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What is titanium dioxide? Skittles lawsuit highlights an ingredient that’s in much more than candy

A lawsuit alleges that the colorful treats include a toxin that is “unfit for human consumption.”

What is titanium dioxide? Skittles lawsuit highlights an ingredient that’s in much more than candy
[Source Images: Wikimedia Commons]

Skittles’s “taste the rainbow” motto is getting a dark new meaning in the wake of a lawsuit alleging the dangers of a little-known ingredient: titanium dioxide, an artificial chemical additive that gives the fruity candy its fun and bright coloring.

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A class-action complaint filed last week in the U.S. District Court for the Northern District of California claims that the use of titanium dioxide makes the rainbow candy “unfit for human consumption,” and that Mars, the food and pet care company that owns Skittles, failed to warn consumers about the potential dangers of ingesting the toxin.  

“Based on Defendant’s omissions, a reasonable consumer would expect that the Product can be safely purchased and consumed as marketed and sold,” the complaint, filed on behalf of California resident Jenile Thames, reads. “However, the Products are not safe and pose a significant health risk to unsuspecting consumers.”

In 2016, Mars announced its commitment to removing all artificial colors from food products over the course of five years. Following the company’s original statement, Mars issued a specific clarification on the use of titanium dioxide in its human food products, stating that the toxin—one of the most common chemicals used to engineer nanomaterials in food—would be among the artificial colorants removed. Studies show that, even in small or accumulating quantities, ingesting titanium dioxide includes risks of pathological lesions of the liver, spleen, kidneys, and brain. 

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Now, six years later, Skittles still contain titanium dioxide. Also known as TiO2, it can be found listed as an active ingredient for Skittles produced in the United States. In Europe, Skittles are made with an alternative recipe due to the European Commission’s phase-out of TiO2 as a colorant in food, which will go into full effect August 7.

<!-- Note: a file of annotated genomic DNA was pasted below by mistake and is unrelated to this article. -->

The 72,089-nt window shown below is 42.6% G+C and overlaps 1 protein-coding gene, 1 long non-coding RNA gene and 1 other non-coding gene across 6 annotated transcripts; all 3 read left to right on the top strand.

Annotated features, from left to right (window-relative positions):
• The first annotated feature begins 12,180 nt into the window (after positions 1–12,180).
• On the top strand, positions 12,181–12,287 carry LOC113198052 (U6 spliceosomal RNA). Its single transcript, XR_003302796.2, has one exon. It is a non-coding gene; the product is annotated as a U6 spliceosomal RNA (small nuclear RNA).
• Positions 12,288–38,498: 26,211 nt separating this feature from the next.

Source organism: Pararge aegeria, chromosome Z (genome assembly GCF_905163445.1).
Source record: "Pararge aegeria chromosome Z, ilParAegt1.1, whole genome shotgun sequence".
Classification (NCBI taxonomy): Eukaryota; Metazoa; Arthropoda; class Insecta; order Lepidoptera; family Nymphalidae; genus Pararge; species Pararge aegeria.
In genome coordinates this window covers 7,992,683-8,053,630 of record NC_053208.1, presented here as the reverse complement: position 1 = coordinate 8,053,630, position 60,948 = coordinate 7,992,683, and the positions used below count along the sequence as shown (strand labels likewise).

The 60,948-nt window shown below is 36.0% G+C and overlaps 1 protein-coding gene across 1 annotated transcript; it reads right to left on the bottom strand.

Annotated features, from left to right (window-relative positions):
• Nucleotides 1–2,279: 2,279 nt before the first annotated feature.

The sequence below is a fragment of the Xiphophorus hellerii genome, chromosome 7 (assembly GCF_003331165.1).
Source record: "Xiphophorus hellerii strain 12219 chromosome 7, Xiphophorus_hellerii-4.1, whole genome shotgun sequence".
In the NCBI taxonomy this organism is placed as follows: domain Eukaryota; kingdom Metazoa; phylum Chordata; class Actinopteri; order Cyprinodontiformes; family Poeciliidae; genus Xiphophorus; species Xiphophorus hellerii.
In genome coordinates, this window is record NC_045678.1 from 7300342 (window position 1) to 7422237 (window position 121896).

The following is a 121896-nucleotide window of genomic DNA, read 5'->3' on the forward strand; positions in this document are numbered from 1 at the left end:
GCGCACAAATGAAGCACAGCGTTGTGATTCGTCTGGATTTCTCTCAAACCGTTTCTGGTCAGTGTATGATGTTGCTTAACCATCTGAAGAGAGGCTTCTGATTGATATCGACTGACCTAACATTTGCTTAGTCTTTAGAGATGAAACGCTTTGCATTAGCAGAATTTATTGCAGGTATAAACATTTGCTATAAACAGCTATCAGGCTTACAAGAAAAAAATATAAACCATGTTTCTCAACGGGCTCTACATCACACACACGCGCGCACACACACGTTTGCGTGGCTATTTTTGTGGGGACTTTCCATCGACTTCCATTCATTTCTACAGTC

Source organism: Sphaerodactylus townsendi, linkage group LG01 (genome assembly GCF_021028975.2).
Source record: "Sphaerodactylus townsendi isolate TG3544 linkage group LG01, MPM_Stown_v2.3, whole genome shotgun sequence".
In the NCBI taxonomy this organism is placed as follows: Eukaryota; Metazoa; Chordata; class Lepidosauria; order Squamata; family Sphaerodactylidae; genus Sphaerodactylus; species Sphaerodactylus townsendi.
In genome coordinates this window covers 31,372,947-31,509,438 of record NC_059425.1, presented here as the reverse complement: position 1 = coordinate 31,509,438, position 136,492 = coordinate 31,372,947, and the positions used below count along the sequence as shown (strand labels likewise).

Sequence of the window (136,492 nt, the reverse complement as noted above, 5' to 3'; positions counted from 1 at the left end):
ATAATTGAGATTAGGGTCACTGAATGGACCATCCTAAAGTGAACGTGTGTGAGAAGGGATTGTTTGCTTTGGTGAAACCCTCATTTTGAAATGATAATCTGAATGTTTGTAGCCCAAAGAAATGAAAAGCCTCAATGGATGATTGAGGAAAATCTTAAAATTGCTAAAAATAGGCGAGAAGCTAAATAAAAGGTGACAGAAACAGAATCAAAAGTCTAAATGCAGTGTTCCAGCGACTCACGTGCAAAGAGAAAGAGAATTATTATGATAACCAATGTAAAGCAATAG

The U.S. Food and Drug Administration (FDA) still permits the use of titanium dioxide as a color additive so long as the toxin does not surpass 1% of a food’s total mass. According to the lawsuit filed against Mars, other brightly colored candy, like Sour Patch Kids, Swedish Fish, and Nerds, are made without use of the chemical.  

According to Mars, Skittles products remain compliant under FDA regulations. “While we do not comment on pending litigation, our use of titanium dioxide complies with FDA regulations,” a company spokesperson told Fast Company.  

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Beyond artificial candy coloring, titanium dioxide is often used as a whitener or “shine” agent in products like coffee creamers, baking and cake decorations, milk products, and pastries. The toxin is also commonly used in over-the-counter products and cosmetics as a color-enhancer, including sunscreen, toothpaste and lipstick.  

While the FDA continues to allow the use of TiO2 in human-ingested products, pet retailers have taken steps to ban the toxin. Petco, for example, lists titanium dioxide as one of the artificial colorings that do not meet its nutritional standards, banning the sale of most pet foods that list the ingredient.

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